So you’re conceding that he’s not writing an intellectual history, contrary to your initial claim:

    I’m saying “intellectual history” is not “history per se”. The latter concerns events; the former ideas. Take King’s assertion: The architects of our republic signed a promissory note to all men, yes, black men as well as white men, guaranteeing the unalienable rights of life, liberty, and the pursuit of happiness.

    Well, that never happened. So, to answer this:

    It’s like every other student’s first objection to Locke’s State of Nature; “Hey, that never happened!”

    Ok, this was bit bizarre.

    State of Nature / (emergence of) Social Contract narratives are not histories per se either, though they are written to appear as such. Similarly, King and Bloom are writing about the emergence of ideas as if they were real events. It’s a rhetorical device.

    Is it “intellectual history”? I guess it doesn’t read like textbook intellectual history either, where ideas are more contextualized within history per se. Upon further thought, I’m not sure how to label the bulk of the Closing.

    It’s just not what Schleesinger Jr does in “The Disuniting of America ” (or D’souza’s Illiberal Education). They focus on particular incidents (censorship and other forms of “political correctness”).

    Bloom is much more abstract, at least in core of the book. Ergo, when I first read it I understood the beginning and the end, but was lost in middle…as I did not have a grasp of Western Intellectual History.

    In comparison, even Schlesinger Jr’s work seemed more “tropey right wing” and polemic:

    If some Kleagle of the Ku Klux Klan wanted to devise an educational curriculum for the specific purpose of handicapping and disabling black Americans, he would not be likely to come up with anything more diabolically effective than Afrocentrism.

    —ASJr in TDoA

    • Bijan Parsia says:

      I’m saying “intellectual history” is not “history per se”. The latter concerns events; the former ideas.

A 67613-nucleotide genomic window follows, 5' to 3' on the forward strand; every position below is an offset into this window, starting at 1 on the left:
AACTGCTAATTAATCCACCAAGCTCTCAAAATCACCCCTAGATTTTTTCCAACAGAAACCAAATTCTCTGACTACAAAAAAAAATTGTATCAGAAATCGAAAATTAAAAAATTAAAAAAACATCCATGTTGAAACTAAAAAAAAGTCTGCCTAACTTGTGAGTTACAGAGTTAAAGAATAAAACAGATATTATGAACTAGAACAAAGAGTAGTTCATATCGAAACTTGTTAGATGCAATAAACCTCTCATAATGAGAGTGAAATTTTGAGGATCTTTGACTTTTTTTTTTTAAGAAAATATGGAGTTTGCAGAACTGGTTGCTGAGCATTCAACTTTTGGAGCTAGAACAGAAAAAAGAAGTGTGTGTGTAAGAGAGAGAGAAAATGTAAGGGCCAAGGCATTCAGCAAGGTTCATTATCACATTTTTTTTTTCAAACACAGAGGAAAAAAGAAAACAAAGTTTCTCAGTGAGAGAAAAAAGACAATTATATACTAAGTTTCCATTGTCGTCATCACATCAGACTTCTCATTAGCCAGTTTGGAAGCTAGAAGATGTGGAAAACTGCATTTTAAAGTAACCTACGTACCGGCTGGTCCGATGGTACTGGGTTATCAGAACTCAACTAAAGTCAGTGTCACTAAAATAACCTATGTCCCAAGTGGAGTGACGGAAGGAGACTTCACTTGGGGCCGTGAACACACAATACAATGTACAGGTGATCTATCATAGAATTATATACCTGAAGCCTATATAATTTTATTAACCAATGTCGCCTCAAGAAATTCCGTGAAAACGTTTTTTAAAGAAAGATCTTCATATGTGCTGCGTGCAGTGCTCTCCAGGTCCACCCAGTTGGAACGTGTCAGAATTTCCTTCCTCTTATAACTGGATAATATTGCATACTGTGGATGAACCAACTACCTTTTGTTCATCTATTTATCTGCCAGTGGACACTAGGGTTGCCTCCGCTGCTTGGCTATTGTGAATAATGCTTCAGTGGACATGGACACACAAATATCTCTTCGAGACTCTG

Oy. This is where you’re going? Again?

      Yes, intellectual history is the history of ideas. But it is never the less history, i.e., the course of intellectual events. Getting the events correct is important.

      Take King’s assertion: The architects of our republic signed a promissory note to all men, yes, black men as well as white men, guaranteeing the unalienable rights of life, liberty, and the pursuit of happiness.

      Well, that never happened.

      Then King got the intellectual history wrong. Of course, he wasn’t trying to get the intellectual history right. He was trying to make an argument that the promissory note should be interpreted so as to cover all men. This isn’t a difficult concept to understand!

      So, the standard of intellectual history typically require that 1) you get the ideas right and 2) you get the events right. If you claim that Descartes 2nd argument for the existence of god was his attempt to avoid Kant’s refutation of all proofs of the existence of god, then you are Just Wrong, as a matter of history. If you claim that it can avoid Kant’s refutation then fine, but you aren’t doing history. If you pretend that Descartes lived long enough to read Kant and respond and pretend that his 2nd argument is a response, then you are doing alternative history. (I wouldn’t even call that a rational reconstruction.)

      State of Nature / (emergence of) Social Contract narratives are not histories per se either, though they are written to appear as such. Similarly, King and Bloom are writing about the emergence of ideas as if they were real events. It’s a rhetorical device.

      I’m not sure why you keep pushing this transparently stupid line. I’m clearly the only one reading this at this point.